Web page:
Wednesday, April 27, 2011

What the heck do you feed your kids?

Whenever someone finds about my girls' food allergies, one of the first questions they ask is 'So, what the heck do you feed your kids?'

Rylie has to avoid anything containing milk and peanuts/tree nuts...which also means avoiding anything that could be cross-contaminated with these ingredients. Believe it or not, she's the 'easy' one, and I feel like there are tons of foods she can eat. She can eat pretty safely at restaurants and we make sure to ask all the right questions about food preparation.

Rowan is the challenging one, so I will talk about the foods that she eats. She has to avoid anything containing milk, egg, peanuts/tree nuts, wheat, soy, chicken, turkey, pork, and citrus. She cannot eat anything at a restaurant due to cross contamination. When we eat out, we always bring her food.

So here are the foods she eats ALL the time. There are other foods that I prepare, but these are our regular safe foods:

Oatmeal with honey (Old Fashioned Quaker Oats)
Lundberg Farms brown rice cake with blackberry jam
Banana slices with blackberry jam

Main Protein (at lunch or dinner)
Organic Prairie uncured beef hot dog
Homemade hamburger squares (I add olive oil and shredded sweet potato to ground beef, and bake)
Canned pink salmon - Chicken of the Sea  (the packets contain soy, the cans do not)
Baked organic salmon with garlic salt, basil and black pepper
We tried Ians allergy-free fish sticks, but the girls didn't like them that much
Homemade spaghetti meat sauce with Mrs. Leepers gluten-free spaghetti

Lundberg Farms organic brown rice
Mrs. Leepers gluten-free pasta - animal shapes
Gerber 1st Foods sweet potato (babyfood) for 'dipping sauce'
Fruit - apples, grapes, pineapple, watermelon, banana, strawberries, blueberries or blackberries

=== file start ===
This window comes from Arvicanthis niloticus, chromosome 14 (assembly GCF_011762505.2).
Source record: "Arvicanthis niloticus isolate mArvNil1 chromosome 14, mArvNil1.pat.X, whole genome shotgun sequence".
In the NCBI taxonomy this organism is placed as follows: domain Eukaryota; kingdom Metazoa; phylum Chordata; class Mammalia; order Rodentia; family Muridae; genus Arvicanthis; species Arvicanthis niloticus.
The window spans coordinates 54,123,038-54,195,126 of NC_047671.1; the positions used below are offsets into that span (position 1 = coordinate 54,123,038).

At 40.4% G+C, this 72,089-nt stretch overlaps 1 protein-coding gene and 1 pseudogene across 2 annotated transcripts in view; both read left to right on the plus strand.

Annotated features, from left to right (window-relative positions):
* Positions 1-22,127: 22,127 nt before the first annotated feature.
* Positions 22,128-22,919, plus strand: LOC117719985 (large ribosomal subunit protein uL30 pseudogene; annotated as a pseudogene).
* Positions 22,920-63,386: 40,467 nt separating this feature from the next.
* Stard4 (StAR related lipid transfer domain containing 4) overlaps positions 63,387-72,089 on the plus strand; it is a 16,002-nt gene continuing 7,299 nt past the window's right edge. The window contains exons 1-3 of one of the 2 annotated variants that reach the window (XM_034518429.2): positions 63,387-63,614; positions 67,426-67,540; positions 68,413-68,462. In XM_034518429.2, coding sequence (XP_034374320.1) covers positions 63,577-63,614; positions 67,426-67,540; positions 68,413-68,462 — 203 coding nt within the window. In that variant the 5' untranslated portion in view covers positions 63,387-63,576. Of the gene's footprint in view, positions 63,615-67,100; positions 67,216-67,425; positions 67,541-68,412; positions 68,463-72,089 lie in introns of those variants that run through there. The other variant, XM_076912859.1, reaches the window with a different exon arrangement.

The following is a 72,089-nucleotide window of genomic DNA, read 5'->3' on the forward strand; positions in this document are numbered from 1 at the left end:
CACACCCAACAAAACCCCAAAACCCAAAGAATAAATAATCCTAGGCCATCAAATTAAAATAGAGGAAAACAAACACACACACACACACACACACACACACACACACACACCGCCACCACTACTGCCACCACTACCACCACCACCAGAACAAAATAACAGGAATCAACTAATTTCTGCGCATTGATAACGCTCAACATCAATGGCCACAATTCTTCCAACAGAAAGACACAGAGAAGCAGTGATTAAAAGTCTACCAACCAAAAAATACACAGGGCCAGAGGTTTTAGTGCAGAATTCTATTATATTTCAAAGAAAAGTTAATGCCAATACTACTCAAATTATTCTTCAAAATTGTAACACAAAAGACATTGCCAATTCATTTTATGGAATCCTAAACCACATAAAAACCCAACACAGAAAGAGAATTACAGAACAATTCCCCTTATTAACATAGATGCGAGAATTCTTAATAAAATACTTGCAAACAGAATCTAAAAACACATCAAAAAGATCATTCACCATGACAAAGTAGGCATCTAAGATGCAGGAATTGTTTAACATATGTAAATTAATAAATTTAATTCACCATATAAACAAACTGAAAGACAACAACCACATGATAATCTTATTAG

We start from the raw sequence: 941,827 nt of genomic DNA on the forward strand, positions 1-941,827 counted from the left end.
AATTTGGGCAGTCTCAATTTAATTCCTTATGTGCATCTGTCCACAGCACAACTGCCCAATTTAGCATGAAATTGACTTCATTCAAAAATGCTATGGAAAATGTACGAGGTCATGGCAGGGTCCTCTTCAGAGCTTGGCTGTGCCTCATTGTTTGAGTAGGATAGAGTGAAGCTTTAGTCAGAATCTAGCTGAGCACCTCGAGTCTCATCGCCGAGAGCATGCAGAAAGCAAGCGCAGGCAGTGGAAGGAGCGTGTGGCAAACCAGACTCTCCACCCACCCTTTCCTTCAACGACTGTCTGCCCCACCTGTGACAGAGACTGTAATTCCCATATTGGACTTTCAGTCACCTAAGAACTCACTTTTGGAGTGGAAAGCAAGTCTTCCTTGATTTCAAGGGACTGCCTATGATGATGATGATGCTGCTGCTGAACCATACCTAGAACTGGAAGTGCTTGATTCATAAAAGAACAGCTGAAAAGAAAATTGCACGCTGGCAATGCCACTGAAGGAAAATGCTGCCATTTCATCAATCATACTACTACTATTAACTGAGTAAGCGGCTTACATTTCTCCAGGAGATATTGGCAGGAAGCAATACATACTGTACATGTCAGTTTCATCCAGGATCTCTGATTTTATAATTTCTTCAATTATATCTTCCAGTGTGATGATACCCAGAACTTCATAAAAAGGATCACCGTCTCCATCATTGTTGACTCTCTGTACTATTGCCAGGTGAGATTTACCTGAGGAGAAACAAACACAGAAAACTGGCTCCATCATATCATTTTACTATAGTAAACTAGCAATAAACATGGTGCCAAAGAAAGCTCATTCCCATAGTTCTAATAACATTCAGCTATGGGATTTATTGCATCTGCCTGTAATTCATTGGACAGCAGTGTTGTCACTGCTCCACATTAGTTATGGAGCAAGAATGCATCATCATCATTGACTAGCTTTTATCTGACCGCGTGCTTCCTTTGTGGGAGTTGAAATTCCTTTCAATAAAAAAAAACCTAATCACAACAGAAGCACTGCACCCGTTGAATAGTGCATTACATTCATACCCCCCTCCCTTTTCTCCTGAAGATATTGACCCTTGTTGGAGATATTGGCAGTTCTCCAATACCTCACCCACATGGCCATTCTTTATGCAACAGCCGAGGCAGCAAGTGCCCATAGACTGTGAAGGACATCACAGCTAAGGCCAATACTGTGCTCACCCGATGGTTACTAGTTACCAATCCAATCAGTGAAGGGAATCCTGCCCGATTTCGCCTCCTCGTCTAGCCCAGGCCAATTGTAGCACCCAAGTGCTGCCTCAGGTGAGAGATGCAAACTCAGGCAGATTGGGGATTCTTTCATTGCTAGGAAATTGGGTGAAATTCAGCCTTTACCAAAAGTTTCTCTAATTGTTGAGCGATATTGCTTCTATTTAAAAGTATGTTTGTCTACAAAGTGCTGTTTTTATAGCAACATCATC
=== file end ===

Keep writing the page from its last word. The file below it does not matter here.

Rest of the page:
Vegetables - Baked sweet potato with brown sugar, fresh steamed broccoli, corn on the cob, or canned corn
Motts granny smith applesause - no sugar added

fruit, raisins, applesauce
Orville Redenbacher Natural microwave popcorn - Simply Salted
Gerber 1st Foods prunes (babyfood)
Kix cereal with raisins (dry, like a snack mix)
Corn chex, Rice chex and raisins
Tostitos natural blue corn chips (also yellow chips)
Veggie Stix
Stretch Island Fruit Strips - grape (doesn't contain lemon juice)

Desserts and special treats
Homemade smoothies - strawberries, bananas, a splash of apple juice or honey, So Delicious Coconut Milk yogurt. I also use blackberries, blueberries, pineapples
Enjoy Life cookies (these are fantastic)
Yummy Earth organic lollipops
Skittles and Starburst Jellybeans (Easter, Halloween, party treats)
Dum Dum lollipops
Homemade baked treats using recipes from Cybele Pascale's Allergen-Free Bakers Handbook

Mott's Natural Applejuice - no added sugar
Elecare formula mixed with Rice Milk

I've also made things like chocolate-covered strawberries, using Enjoy Life chocolate chips, which are allergy-free

There are some other items that the rest of the family eats, because they keep allergens out of the kitchen:
Vegenaise is an egg-free mayonannaise that actually tastes really good.
Earth Balance is the margarine we use, because it's dairy free. Rowan can't have it because it contains soy, but we use it because it helps keep her safe. Milk is one of her worst allergies.

We don't really cook with cheese or eggs. If I eat anything with cheese on it (pizza), I wait until the kids are in bed. I make sure I didn't drop anything, and I clean up really well.

Even before we knew about the allergies, cooking with whole foods and buying organic was something we were already doing. That doesn't mean I do it all the time - I enjoy bad food just like everyone else. And I have a major sweet tooth. But when it comes to my kids, I don't want to feed them a bunch of processed crap. Because they have to avoid certain food groups, I want the majority of their calories to have nutritional value.

Overall, my kids eat really healthy. I think their nutrition is probably better than a lot of kids who don't have food allergies. Hopefully this helps some of you that have kids avoiding multiple foods - it can be frustrating if your child is newly diagnosed, and it's hard to come up with new ideas for safe food.

1 comment:

  1. Amazing Jen. Thank you for writing this blog. I am going to share this post with as many clients and friends with food allergies as I can. How lucky these girls are to have you as their mom! And I agree with your statement about their nutrition being better than a lot of kids who do not have food allergies...this is so true! Thank you for taking the time to write this Jen. I suspect this will help so many food allergic families out there.